Carthage had been competitive on the football
field through the years, reaching the 1991 Class
4A state championship again College Station
A&M Consolidated, as well as a 4A state semifinal run in 1983, which was the year the Bulldogs
were the only team to score a touchdown on the
legendary ‘ 83 Daingerfield Tigers.
But before Surratt arrived, Carthage could not
quite get over the hump. Since Surratt landed in
Panola County, Carthage is one of the best programs regardless of classification in the state.
The Dawgs have an 88-15 record in his seven
years. That includes a 52-4 district mark with six
district championships and a 30-3 playoff record
with the aforementioned quartet of titles.
Surratt, who played quarterback in high school,
groomed as an assistant coach with stops at Redwater, Little Cypress-Mauriceville, his alma mater
at Linden-Kildare, and briefly in Waxahachie
before Texas High in Texarkana hired him. Surratt
served as offensive coordinator for eight seasons,
including the Tigers’ 2002 4A state championship
season. He also mentored NFL quarterback Ryan
Mallett while at Texas High.
Checking the Carthage record book, it’s easy
to see how Surratt has put the oomph in the Bulldogs’ offense and why there is a waiting list for
the home-side season tickets about this time every year. Add ’em up: seven 2,000-yard passing
seasons, three 2,000-yard rushers, and seven
different 1,000-yard receivers equals. That
equals to six 400-plus point seasons, including
a school-record 721 points last season.
Remember ... the more, the better.
Carthage has had its share of talented players
in quarterbacks Si’Darius Blackshire, Anthony
Morgan and Blake Bogenschutz; running backs
Dwight Smith, Hunter Holland, and Dwight Smith;
and receivers Joe Jones, Trevor Murphy (tight
end), Jalen Claiborne, Cortlyn Ware, Edward Pope,
Terian “Tee” Goree and O’Keeron Rutherford.
Surratt’s philosophy speaks for itself.
“To be very consistent every day. That is
to set your discipline procedures and follow
them,” Surratt said. “The game has to be fun
for the kids, but in the same sense, they have
to be accountable every day.
“When I got the job [his first as a head foot-
ball coach and athletic director], I promised
the superintendent and the [school] board we
would play hard and act right. I promised the
committee that figuring if we could do that the
wins would take care of themselves.”
The bar has certainly been high since the
2008 season, when Carthage, which entered
the season unranked, won 14 of 16 games,
beating Celina 49-37 in the 555th and final
high school playoff game at Texas Stadium.
The Bulldogs have won 11 or more games
five times in Surratt’s seven years, going un-beaten (16-0) in 2009, and 15-1 during the
2013 title season, losing only to Class 4A
Whitehouse, which went 12-1 and was ranked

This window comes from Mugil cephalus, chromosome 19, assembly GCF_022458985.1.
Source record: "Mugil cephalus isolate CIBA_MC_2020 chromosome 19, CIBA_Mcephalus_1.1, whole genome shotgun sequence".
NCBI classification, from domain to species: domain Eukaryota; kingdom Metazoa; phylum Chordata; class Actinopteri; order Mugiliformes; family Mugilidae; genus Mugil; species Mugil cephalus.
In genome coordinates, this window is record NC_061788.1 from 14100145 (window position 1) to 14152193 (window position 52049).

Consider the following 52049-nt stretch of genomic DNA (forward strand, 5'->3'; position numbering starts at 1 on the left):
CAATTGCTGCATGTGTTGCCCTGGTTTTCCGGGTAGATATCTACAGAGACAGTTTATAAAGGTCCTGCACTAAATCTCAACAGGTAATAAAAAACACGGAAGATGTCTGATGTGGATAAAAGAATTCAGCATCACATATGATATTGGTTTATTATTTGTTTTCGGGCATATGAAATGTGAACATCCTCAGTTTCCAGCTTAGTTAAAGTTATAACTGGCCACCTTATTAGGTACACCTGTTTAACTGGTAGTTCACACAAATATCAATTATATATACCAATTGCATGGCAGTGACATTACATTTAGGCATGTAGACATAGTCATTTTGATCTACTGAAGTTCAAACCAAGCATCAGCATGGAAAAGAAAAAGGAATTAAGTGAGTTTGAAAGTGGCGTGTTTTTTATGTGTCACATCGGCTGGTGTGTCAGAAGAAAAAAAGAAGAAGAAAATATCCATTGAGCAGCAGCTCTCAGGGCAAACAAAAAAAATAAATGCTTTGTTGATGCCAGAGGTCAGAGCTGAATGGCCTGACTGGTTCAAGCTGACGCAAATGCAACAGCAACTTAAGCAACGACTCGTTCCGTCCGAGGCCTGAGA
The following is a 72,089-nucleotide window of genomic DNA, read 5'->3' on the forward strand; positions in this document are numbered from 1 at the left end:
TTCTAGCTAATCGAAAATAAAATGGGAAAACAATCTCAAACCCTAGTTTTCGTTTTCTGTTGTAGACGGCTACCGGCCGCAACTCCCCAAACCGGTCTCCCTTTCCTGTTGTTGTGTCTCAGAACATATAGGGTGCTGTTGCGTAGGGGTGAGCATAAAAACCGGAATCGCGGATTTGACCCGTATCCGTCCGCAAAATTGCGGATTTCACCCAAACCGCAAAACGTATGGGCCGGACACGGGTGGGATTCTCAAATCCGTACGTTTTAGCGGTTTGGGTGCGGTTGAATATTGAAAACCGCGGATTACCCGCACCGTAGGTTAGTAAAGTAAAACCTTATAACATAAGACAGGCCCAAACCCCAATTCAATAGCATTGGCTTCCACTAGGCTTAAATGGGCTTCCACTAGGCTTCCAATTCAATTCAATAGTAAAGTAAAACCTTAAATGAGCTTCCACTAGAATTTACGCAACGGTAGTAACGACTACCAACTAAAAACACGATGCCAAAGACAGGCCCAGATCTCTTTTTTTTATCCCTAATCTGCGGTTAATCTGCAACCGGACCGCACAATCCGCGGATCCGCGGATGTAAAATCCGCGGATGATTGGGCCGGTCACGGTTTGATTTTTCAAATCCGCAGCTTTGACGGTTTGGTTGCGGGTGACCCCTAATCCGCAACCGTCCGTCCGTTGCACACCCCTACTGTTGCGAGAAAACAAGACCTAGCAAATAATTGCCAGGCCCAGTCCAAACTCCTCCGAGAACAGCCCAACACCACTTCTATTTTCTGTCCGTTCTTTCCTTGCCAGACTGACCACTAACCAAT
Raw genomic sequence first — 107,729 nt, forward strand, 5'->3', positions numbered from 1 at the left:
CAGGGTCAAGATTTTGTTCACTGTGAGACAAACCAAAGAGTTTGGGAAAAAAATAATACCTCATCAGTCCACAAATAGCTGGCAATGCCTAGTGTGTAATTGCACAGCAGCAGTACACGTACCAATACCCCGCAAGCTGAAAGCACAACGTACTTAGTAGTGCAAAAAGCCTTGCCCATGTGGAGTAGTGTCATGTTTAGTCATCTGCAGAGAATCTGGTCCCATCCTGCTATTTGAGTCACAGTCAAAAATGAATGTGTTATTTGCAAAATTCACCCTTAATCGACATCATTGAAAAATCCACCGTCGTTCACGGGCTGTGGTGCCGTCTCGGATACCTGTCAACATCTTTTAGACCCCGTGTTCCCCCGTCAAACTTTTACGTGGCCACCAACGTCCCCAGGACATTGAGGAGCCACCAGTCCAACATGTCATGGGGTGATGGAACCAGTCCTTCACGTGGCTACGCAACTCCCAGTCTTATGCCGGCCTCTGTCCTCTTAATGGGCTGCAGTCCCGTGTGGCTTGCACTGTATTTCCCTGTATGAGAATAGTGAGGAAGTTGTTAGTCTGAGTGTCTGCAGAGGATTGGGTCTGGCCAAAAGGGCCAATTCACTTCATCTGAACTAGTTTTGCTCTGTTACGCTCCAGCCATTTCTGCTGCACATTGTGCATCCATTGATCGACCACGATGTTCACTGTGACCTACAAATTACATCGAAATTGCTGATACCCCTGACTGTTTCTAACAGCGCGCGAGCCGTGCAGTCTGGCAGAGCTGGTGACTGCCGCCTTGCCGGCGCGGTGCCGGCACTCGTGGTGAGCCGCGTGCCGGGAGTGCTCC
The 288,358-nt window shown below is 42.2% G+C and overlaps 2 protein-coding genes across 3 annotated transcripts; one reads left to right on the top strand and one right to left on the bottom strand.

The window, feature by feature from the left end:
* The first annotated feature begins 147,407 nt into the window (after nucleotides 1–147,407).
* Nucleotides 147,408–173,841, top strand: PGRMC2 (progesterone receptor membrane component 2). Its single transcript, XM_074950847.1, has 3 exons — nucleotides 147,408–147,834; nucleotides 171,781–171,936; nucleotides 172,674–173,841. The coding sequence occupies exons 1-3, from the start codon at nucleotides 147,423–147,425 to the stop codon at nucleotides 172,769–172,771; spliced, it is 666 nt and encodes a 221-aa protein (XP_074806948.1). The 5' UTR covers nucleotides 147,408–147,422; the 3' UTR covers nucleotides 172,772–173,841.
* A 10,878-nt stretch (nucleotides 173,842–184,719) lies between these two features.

as high as No. 3 in the state.
“It’s always exciting to start out with a new
group of players. We have a lot of starters to
replace this season,” Surratt said. “To see how
good you can get the group to improve by the
end of the season is always the goal. I don’t put
a lot of stock in the ranking. We’re appreciative
of being there and it says something for our
program, but it doesn’t matter unless you get to
the last game and win it.”
Long-time Carthage play-by-play announcer
Larry Allen spoke highly of the Carthage coach,
referring to Surratt as the “total package.”
“He’s the best high school football coach in
the state,” Allen said. “We’re very fortunate to
have him. He’s not afraid to take a gamble if
he feels it will be successful. Coach Surratt is a
great student of the game. He watches film a lot
and is very meticulous in his preparation of the
With his success have come other oppor-
tunities. Nevertheless, Surratt maintains that
Carthage is where he wants to be.
“I have had several opportunities from bigger
high schools, and a couple of colleges as an
assistant, but I realize how great a job I have
here,” Surratt said. “My wife [Summer] and
children Addison [ 11] and Jett [ 7] love it here.
I’m a country boy. For someone like me and my
family this is a dream job. For right now I’m very
pleased with where I am.”
Coach Scott Surratt
has taken Carthage
to new heights
BY JOE HALE
CARTHAGE HIGH SCHOOL FOOT- ball coach Scott Surratt appreciates the points and wins adage: “The more, the better.” It probably goes
back to his days as an offensive coordinator.
Situated in the northeast corner of the state,
closer to Shreveport than Tyler, Carthage is home
to the Texas Country Music Hall of Fame, and
since Surratt’s arrival seven years ago, the state’s
most powerful football program in Class 3A (or, for
the sake of realignment, the new Class 4A).
Surratt, 46, grew up about an hour north
of Carthage, playing baseball and football at
Linden-Kildare High School. He attended East
Texas Baptist University in Marshall on a baseball scholarship, knowing if he couldn’t make a
career of playing professional baseball, coaching would be his best option. Coaching it was.